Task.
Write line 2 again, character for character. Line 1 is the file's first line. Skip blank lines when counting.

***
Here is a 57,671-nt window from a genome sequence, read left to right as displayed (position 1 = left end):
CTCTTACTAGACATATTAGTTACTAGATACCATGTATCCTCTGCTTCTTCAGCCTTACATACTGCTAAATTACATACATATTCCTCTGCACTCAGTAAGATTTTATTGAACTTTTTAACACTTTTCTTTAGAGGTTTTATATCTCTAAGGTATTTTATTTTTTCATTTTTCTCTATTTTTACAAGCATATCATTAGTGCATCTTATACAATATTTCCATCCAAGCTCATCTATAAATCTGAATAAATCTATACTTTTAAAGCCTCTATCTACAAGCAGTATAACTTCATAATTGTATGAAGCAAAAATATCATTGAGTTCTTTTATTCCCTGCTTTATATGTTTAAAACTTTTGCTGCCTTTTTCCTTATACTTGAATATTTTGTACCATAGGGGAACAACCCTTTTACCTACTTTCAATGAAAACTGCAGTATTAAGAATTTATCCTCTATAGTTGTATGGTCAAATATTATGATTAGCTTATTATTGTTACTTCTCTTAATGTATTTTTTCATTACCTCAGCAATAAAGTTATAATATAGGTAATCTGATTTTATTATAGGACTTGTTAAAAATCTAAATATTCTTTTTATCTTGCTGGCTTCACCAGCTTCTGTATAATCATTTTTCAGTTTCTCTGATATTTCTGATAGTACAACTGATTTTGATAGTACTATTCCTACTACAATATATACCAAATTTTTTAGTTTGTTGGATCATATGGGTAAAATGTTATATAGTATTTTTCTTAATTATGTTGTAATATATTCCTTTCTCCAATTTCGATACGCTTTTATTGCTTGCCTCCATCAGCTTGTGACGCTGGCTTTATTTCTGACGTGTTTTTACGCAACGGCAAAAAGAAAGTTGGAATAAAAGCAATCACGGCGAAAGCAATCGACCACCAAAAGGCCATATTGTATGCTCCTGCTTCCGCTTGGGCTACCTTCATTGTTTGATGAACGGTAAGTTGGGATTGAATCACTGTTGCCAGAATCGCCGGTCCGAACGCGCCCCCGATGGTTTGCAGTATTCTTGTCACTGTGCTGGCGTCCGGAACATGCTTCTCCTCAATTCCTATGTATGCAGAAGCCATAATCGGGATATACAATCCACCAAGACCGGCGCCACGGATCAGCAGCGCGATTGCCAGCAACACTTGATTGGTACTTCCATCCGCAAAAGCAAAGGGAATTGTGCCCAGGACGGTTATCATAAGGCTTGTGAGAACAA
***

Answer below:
CTCTTACTAGACATATTAGTTACTAGATACCATGTATCCTCTGCTTCTTCAGCCTTACATACTGCTAAATTACATACATATTCCTCTGCACTCAGTAAGATTTTATTGAACTTTTTAACACTTTTCTTTAGAGGTTTTATATCTCTAAGGTATTTTATTTTTTCATTTTTCTCTATTTTTACAAGCATATCATTAGTGCATCTTATACAATATTTCCATCCAAGCTCATCTATAAATCTGAATAAATCTATACTTTTAAAGCCTCTATCTACAAGCAGTATAACTTCATAATTGTATGAAGCAAAAATATCATTGAGTTCTTTTATTCCCTGCTTTATATGTTTAAAACTTTTGCTGCCTTTTTCCTTATACTTGAATATTTTGTACCATAGGGGAACAACCCTTTTACCTACTTTCAATGAAAACTGCAGTATTAAGAATTTATCCTCTATAGTTGTATGGTCAAATATTATGATTAGCTTATTATTGTTACTTCTCTTAATGTATTTTTTCATTACCTCAGCAATAAAGTTATAATATAGGTAATCTGATTTTATTATAGGACTTGTTAAAAATCTAAATATTCTTTTTATCTTGCTGGCTTCACCAGCTTCTGTATAATCATTTTTCAGTTTCTCTGATATTTCTGATAGTACAACTGATTTTGATAGTACTATTCCTACTACAATATATACCAAATTTTTTAGTTTGTTGGATCATATGGGTAAAATGTTATATAGTATTTTTCTTAATTATGTTGTAATATATTCCTTTCTCCAATTTCGATACGCTTTTATTGCTTGCCTCCATCAGCTTGTGACGCTGGCTTTATTTCTGACGTGTTTTTACGCAACGGCAAAAAGAAAGTTGGAATAAAAGCAATCACGGCGAAAGCAATCGACCACCAAAAGGCCATATTGTATGCTCCTGCTTCCGCTTGGGCTACCTTCATTGTTTGATGAACGGTAAGTTGGGATTGAATCACTGTTGCCAGAATCGCCGGTCCGAACGCGCCCCCGATGGTTTGCAGTATTCTTGTCACTGTGCTGGCGTCCGGAACATGCTTCTCCTCAATTCCTATGTATGCAGAAGCCATAATCGGGATATACAATCCACCAAGACCGGCGCCACGGATCAGCAGCGCGATTGCCAGCAACACTTGATTGGTACTTCCATCCGCAAAAGCAAAGGGAATTGTGCCCAGGACGGTTATCATAAGGCTTGTGAGAACAA